We will start with two packages from March 30, 2022:  tb3003 and colors-1.0-v-1.4.0

Examples of Software Supply Chain Attacks

Example 1

tb3003 is straightforward one-line code that uses interactsh to exfiltrate private user information.

Example  2

colors-1.0-v-1.4.0 is an obfuscated package that tries to harvest the authentication tokens of common applications such as Discord, Sputnik, Yandex, Chrome, Edge, Opera, and more. In addition, it gathers geolocation, PC information, and Discord user information. It then exfiltrates the information through a webhook to discord-bot.

The following shows some de-obfuscated code sections from the package:

List of tokens that were harvested from the local machine

List of tokens that were harvested from the local machine


Gets geolocation information of the machine

Gets geolocation information of the machine

Gets the user information of the discord account with tokens found on the local machine

Gets user information of discord account with
okens found on the local machine

The webhook which was created for the discord bot
The webhook which was created for the discord bot

Example 3

Here, another attacker has published five malicious packages that steal some basic information about your system. The packages are iscordjs, Disocrd.js, Discodr.js, Discordj, and Discordks.

Example 4

The package @superbet-group/allowance-js was published on March 31, 2022 and was blocked by Mend Supply Chain Defender just 25 minutes after its creation. The package tries to reverse shell which is a type of session attackers often use to open communication ports between their machines and the victims’ machines.

On March 31, 2022, Mend Supply Chain Defender blocked 56 different malicious packages from NPM registry, which make a total of 493 different versions that were blocked in this batch of 56 different packages alone. The packages vary from collecting user info, typosquatting, reverse shell attacks, and more. The full list is:


Bottom Line

The bottom line is that it doesn’t really matter whether the attacker uses automation to launch a large-scale attack or manually publishes just a few malicious packages. This happens, and it will happen again. In fact, this particular case doesn’t even change any aspect of the attack surface. 

However, there are still safety measures that need to be taken by package managers—any barrier that helps impede the so-called spamming of package managers is important.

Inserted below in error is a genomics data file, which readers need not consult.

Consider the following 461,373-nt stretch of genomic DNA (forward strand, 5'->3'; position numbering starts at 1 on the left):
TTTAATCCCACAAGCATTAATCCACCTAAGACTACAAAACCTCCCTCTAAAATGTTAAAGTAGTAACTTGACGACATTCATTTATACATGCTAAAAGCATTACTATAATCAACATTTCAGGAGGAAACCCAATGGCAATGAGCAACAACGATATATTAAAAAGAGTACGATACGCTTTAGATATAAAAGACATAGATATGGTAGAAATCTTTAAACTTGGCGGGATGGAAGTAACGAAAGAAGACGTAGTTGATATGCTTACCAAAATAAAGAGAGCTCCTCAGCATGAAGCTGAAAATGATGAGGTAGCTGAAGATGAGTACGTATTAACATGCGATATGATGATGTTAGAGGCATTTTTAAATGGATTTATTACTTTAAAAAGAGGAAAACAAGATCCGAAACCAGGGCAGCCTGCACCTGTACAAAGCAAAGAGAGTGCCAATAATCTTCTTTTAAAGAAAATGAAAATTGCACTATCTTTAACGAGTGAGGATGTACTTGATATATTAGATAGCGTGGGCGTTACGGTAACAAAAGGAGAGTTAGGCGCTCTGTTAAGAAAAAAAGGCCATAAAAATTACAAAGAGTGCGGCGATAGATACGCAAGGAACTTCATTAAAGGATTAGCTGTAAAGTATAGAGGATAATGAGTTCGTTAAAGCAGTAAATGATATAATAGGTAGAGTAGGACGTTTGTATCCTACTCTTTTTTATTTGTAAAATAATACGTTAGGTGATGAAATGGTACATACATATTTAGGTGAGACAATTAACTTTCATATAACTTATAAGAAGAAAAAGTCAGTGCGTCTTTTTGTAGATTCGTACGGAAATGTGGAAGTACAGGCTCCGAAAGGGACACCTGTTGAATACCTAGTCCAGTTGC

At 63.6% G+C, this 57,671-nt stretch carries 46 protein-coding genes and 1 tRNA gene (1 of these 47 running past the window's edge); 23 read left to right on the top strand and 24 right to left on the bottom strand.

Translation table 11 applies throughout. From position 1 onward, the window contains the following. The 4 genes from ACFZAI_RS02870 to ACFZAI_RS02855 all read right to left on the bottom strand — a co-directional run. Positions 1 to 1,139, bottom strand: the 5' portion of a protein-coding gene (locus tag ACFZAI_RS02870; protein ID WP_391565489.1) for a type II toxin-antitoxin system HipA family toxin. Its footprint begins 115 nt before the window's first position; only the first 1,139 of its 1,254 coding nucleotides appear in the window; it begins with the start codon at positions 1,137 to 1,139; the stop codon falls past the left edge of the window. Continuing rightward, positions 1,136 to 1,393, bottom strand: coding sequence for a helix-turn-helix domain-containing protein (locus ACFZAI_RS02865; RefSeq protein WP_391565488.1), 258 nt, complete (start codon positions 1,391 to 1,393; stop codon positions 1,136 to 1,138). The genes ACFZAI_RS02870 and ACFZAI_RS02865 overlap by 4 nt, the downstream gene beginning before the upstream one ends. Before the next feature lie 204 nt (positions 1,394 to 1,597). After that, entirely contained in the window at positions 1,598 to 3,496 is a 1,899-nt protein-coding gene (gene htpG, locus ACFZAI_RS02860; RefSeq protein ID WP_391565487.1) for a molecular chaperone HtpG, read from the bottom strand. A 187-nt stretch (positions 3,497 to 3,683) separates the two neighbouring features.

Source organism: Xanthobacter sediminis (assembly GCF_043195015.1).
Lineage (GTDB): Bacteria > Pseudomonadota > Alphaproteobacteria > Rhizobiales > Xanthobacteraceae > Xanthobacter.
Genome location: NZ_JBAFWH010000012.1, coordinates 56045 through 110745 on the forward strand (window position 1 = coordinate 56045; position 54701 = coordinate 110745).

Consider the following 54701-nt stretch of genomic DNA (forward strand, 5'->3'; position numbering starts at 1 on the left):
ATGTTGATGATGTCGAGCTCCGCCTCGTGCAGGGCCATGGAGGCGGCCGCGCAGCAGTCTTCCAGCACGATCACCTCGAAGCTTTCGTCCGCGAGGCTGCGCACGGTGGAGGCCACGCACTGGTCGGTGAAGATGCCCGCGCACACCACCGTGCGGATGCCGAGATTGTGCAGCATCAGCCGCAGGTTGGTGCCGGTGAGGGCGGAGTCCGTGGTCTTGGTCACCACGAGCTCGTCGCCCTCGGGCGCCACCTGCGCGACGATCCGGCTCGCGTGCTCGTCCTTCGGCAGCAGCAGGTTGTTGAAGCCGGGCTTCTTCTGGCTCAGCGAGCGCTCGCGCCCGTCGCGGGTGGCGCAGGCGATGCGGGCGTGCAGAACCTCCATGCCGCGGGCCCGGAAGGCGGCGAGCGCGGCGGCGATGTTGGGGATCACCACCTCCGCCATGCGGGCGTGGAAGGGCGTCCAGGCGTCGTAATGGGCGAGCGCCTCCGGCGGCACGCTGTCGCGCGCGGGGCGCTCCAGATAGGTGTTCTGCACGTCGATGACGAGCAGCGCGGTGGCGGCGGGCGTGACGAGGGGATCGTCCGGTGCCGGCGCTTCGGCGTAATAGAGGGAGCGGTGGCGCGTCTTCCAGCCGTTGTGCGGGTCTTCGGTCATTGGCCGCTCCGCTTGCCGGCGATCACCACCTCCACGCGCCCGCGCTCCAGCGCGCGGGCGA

One such measure is CAPTCHA when uploading new packages. Although there are ways to bypass CAPTCHA, having this simple yet important mechanism is the least we can expect from a package manager to have as an extra safety measure.

Organizations and users should inspect and analyze each package they’re importing, in order to prevent dependency confusion or any malicious package from entering their software supply chain attacks. Developers and organizations should also check who maintains the packages they download and choose carefully what to download.

Given the nature of NPM and other big popular package managers, we would expect to see more of these types of attacks in the near future. But we will get used to this, just like we all got used to spam mail, or phishing attacks through email. Of course, the easiest way to protect this attack surface is to use an automated supply chain security solution such as Mend Supply Chain Defender. Doing so helps ensure that even large-scale attacks such as this one are blocked. 

Meet The Author

Tamir Ben Ari

Tamir Ben Ari is a malware researcher at Mend.io specializing in software supply chain. Previously, he held the role of security researcher at Mend.io, which included detailed vulnerability research in open source libraries.

Adam Murray

Adam Murray is a content writer at Mend. He began his career in corporate communications and PR, in London and New York, before moving to Tel Aviv. He’s spent the last ten years working with tech companies like Amdocs, Gilat Satellite Systems, Allot Communications, and Sisense. He holds a Ph.D. in English Literature. When he’s not spending time with his wife and son, he’s preoccupied with his beloved football team, Tottenham Hotspur.